Southern Right Whale – 2021 Aerial Survey for South Africa

Southern Right Whale - 2021 Aerial Survey for South Africa

Southern Right Whale - 2021 South Africa Aerial Survey Team

Between the 3rd and 5th of October 2021, the University of Pretoria’s Mammal Research Institute Whale Unit conducted the 42nd annual aerial survey to monitor the South African population of southern right whales.

This survey was flown from Nature’s Valley to Muizenberg, using an Airbus EC120B under charter from Silvercoss Helicopters. All southern right whales observed were counted, and photographs taken of the unique callosity pattern on the heads of all females with calves, and all individuals with a brindle, grey or white blaze colouration.

Southern Right Whale Arial Team

Approximately seventeen hours were flown in total, spread over a 3-day period during which 382 females and calves (191 pairs) were counted and photographed, as well as 32 adult whales without a calf (so-called ‘unaccompanied adults’), bringing the total to 414 southern right whales between Nature’s Valley and Muizenberg. The vast majority of female-calf pairs were observed between De Hoop Nature Reserve and Walker Bay.

Southern Right Whale Aerial Survey Team

As can be seen in the graph below, this number is higher than the numbers recorded in 2019 and 2020, but still remains well below what we would expect under ‘normal conditions’. The number of ‘unaccompanied adults’ (males, resting females and receptive females) continues to remain extremely low, as it has been since 2009, indicating that non-calving right whales are still not migrating to the South African coast as they used to.

Southern Right Whale Count 2021

In mid-September, just prior to this aerial survey, 418 females with calves (209 pairs) were counted between Hermanus and Witsand on one of our supplementary gyrocopter surveys.

This total is slightly higher than the above helicopter survey, confirming that female southern right whales continue to limit their residency time in the South African breeding area, with possible negative effects on the chances of calf survival i.e. calves are having to leave our sheltered waters earlier than normal in order to undertake their first migration southwards with their mother.

Southern Right Whale 2021 Aerial Photo

Southern right whales are known to be “capital breeders”, which means they rely heavily on their foraging success and stored energy supplies to support their reproduction and migration. Their body condition (or “fatness”) is thus extremely important to ensure successful pregnancy and calf rearing.

However, recent research has shown that right whale mothers have decreased in body condition by 24% since the late 1980s, indicating clearly that their feeding is less successful. We strongly believe this lack of energy reserves lies at the basis of the increased calving interval (from 3 to 4) and a reduced migration towards our shores of the non-calving individuals.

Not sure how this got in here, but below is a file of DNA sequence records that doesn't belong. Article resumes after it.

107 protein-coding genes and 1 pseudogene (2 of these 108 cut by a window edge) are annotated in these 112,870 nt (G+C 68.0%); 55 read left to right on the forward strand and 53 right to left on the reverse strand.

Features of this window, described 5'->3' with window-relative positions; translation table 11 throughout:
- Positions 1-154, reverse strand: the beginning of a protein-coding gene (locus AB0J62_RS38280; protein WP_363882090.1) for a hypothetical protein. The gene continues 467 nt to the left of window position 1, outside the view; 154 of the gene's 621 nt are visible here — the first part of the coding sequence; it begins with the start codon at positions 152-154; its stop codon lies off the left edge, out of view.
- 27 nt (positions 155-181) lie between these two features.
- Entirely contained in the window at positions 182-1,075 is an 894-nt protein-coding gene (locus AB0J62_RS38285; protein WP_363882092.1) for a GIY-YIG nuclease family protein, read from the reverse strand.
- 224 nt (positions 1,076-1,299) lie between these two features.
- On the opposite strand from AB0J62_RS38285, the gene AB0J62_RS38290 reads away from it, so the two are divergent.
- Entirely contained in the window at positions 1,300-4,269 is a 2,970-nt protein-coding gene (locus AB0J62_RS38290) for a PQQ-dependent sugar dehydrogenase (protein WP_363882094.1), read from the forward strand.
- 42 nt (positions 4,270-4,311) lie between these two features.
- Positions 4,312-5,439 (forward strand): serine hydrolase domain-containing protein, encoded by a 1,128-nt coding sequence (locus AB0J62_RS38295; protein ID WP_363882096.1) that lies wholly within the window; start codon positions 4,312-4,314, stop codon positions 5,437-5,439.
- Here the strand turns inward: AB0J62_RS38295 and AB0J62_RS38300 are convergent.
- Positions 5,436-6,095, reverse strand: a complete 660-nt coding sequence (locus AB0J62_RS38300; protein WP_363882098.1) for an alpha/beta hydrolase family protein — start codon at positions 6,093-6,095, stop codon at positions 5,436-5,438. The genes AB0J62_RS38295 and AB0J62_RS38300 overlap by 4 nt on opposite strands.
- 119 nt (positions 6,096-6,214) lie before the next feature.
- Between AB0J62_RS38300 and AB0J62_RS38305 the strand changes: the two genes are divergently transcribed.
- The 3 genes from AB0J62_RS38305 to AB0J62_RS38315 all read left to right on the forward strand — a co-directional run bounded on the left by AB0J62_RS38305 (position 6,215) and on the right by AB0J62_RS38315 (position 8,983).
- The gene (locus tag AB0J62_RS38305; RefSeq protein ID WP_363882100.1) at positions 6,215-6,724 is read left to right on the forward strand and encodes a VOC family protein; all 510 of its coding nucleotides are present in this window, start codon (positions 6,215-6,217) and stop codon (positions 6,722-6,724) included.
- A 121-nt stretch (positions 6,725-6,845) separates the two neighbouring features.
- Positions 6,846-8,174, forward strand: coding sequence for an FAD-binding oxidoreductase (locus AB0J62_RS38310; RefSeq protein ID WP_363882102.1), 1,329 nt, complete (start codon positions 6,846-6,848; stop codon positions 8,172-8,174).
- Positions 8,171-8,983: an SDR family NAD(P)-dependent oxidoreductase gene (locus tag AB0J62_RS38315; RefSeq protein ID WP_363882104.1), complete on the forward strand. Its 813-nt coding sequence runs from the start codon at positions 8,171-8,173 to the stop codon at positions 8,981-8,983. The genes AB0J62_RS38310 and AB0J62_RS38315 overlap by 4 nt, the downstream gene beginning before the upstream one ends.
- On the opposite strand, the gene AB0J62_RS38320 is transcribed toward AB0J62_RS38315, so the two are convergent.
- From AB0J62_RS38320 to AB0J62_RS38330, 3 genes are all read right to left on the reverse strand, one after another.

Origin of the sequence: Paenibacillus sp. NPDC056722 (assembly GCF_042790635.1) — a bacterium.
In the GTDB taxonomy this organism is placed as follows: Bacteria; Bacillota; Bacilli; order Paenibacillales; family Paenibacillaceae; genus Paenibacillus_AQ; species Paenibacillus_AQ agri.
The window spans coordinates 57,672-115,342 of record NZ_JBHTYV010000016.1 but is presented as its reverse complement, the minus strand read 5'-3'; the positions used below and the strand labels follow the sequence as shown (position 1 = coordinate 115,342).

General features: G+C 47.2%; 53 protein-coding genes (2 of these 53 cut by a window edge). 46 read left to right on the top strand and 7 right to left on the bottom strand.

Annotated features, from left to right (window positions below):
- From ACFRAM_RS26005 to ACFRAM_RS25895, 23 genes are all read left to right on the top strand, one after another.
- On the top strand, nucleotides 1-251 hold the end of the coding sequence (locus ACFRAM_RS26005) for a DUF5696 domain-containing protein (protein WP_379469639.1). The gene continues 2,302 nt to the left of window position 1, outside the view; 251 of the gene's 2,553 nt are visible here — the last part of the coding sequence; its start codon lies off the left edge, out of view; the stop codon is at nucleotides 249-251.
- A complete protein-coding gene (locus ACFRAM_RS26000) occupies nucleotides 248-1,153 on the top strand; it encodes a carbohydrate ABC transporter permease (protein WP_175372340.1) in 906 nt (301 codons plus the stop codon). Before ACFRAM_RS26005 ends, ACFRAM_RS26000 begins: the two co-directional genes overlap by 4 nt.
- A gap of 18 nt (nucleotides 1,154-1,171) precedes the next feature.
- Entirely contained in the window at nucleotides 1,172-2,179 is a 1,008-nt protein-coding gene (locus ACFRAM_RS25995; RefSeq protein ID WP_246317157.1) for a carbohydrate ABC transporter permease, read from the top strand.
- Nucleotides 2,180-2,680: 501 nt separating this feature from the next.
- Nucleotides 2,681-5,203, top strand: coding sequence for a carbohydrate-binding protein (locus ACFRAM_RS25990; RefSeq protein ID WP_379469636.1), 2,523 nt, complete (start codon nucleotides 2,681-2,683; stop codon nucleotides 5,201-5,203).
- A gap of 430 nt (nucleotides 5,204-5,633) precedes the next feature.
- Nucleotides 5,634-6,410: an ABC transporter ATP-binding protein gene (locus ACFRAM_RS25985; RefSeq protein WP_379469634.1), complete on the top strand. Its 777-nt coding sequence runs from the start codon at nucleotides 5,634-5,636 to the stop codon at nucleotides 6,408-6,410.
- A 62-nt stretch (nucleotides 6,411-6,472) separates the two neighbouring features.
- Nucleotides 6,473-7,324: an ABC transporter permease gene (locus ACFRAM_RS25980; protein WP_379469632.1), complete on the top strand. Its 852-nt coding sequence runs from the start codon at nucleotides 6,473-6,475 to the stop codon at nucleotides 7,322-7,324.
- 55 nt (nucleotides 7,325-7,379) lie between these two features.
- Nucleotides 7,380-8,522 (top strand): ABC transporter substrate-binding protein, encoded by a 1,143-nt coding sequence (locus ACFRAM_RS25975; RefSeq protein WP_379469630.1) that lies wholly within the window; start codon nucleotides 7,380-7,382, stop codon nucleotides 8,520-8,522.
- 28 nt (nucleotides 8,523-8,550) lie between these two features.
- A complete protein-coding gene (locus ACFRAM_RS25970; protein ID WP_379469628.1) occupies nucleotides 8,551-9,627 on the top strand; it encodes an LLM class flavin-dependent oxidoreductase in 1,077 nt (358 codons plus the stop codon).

Southern Right Whale 2021 Aerial Count

Now that the survey has been completed, all photographs taken will be analysed in the coming weeks for identification of individual whales, which is then compared to the Whale Unit’s national southern right whale photo-identification catalogue which contains over 2,400 recognisable adults from the previous 41 annual surveys. This analysis will be done with a computer-assisted image recognition system, followed by final confirmation and matching of the whales by eye.

Through such analyses, we will be able to determine which females calved this year, how long it took them to produce a new calf, their individual distribution and movement patterns and, with considerable accuracy, assess their overall reproductive success.

These aspects are vital to monitor the recovery of the South African population of right whales, which has been increasing at a rate of 6.5% per year since international protection of the population against whaling. These analyses will also allow us to investigate further possible causes and consequences of the concerning decrease in sightings along our shores in recent years.

Suverey Team

The MRI Whale Unit wishes to thank all those who continue to support the survey, such as Silvercross Helicopters, De Hoop Collection, Denel Overberg Test Range and private citizens along the route. The survey was carried out under a permit from the Department of Forestry, Fisheries and the Environment to approach whales and under specific Marine Protected Area permits from the relevant conservation authorities. We also wish to thank fellow whale researcher, Dr Gwen Penry, for the warm welcome when we flew over Plettenberg Bay main beach (see photograph attached).

Should you wish to support this very important research and conservation programme, and stay up-to-date on the status of our southern right whale research, please contact us to find out more about our exciting and informative adoption programme. Symbolic whale adoptions make unique and exciting gifts, and are an authentic opportunity for corporate environmental responsibility. All funds raised in this way directly support our fieldwork.

You can also follow our activities through our FB page https://web.facebook.com/MRIWhaleUnit

For further enquiries please contact Dr Els Vermeulen (Research Manager at the Whale Unit) on els.vermeulen@up.ac.za or 060 9714301 or Chris Wilkinson (Technical Manager at the Whale Unit) on 083 580 8247